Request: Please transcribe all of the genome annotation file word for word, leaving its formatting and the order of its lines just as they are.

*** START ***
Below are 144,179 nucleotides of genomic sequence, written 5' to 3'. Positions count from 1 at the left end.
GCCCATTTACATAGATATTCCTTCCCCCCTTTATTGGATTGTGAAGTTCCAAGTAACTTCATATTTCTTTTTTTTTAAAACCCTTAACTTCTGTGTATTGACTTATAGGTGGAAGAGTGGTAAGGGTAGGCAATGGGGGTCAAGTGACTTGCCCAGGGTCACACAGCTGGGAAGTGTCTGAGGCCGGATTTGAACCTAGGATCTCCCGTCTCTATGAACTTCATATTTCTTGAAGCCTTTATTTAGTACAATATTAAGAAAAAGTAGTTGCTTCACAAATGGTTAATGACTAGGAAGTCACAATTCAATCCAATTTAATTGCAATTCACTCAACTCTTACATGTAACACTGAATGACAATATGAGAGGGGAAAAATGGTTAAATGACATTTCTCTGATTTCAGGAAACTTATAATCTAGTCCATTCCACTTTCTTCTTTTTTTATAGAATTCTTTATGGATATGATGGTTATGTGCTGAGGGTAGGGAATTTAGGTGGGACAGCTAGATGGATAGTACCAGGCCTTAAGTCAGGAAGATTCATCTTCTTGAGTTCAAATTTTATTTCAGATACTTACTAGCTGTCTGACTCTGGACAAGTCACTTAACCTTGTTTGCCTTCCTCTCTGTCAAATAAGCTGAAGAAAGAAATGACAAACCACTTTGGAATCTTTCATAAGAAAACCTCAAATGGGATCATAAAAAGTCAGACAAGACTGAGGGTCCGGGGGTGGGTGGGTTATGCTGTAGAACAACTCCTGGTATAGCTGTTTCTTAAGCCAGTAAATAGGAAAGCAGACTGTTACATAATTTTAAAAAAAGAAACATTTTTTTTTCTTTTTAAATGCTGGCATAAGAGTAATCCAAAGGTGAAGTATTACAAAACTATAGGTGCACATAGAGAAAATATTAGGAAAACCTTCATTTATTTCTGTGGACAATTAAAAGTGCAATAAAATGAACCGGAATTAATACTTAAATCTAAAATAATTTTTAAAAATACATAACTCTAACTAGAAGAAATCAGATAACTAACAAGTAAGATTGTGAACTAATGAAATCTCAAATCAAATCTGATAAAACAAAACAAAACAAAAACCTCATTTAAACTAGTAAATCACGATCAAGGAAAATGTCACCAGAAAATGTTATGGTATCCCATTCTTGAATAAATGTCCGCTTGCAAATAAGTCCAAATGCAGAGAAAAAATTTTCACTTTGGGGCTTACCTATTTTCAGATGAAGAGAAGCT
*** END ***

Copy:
Below are 144,179 nucleotides of genomic sequence, written 5' to 3'. Positions count from 1 at the left end.
GCCCATTTACATAGATATTCCTTCCCCCCTTTATTGGATTGTGAAGTTCCAAGTAACTTCATATTTCTTTTTTTTTAAAACCCTTAACTTCTGTGTATTGACTTATAGGTGGAAGAGTGGTAAGGGTAGGCAATGGGGGTCAAGTGACTTGCCCAGGGTCACACAGCTGGGAAGTGTCTGAGGCCGGATTTGAACCTAGGATCTCCCGTCTCTATGAACTTCATATTTCTTGAAGCCTTTATTTAGTACAATATTAAGAAAAAGTAGTTGCTTCACAAATGGTTAATGACTAGGAAGTCACAATTCAATCCAATTTAATTGCAATTCACTCAACTCTTACATGTAACACTGAATGACAATATGAGAGGGGAAAAATGGTTAAATGACATTTCTCTGATTTCAGGAAACTTATAATCTAGTCCATTCCACTTTCTTCTTTTTTTATAGAATTCTTTATGGATATGATGGTTATGTGCTGAGGGTAGGGAATTTAGGTGGGACAGCTAGATGGATAGTACCAGGCCTTAAGTCAGGAAGATTCATCTTCTTGAGTTCAAATTTTATTTCAGATACTTACTAGCTGTCTGACTCTGGACAAGTCACTTAACCTTGTTTGCCTTCCTCTCTGTCAAATAAGCTGAAGAAAGAAATGACAAACCACTTTGGAATCTTTCATAAGAAAACCTCAAATGGGATCATAAAAAGTCAGACAAGACTGAGGGTCCGGGGGTGGGTGGGTTATGCTGTAGAACAACTCCTGGTATAGCTGTTTCTTAAGCCAGTAAATAGGAAAGCAGACTGTTACATAATTTTAAAAAAAGAAACATTTTTTTTTCTTTTTAAATGCTGGCATAAGAGTAATCCAAAGGTGAAGTATTACAAAACTATAGGTGCACATAGAGAAAATATTAGGAAAACCTTCATTTATTTCTGTGGACAATTAAAAGTGCAATAAAATGAACCGGAATTAATACTTAAATCTAAAATAATTTTTAAAAATACATAACTCTAACTAGAAGAAATCAGATAACTAACAAGTAAGATTGTGAACTAATGAAATCTCAAATCAAATCTGATAAAACAAAACAAAACAAAAACCTCATTTAAACTAGTAAATCACGATCAAGGAAAATGTCACCAGAAAATGTTATGGTATCCCATTCTTGAATAAATGTCCGCTTGCAAATAAGTCCAAATGCAGAGAAAAAATTTTCACTTTGGGGCTTACCTATTTTCAGATGAAGAGAAGCT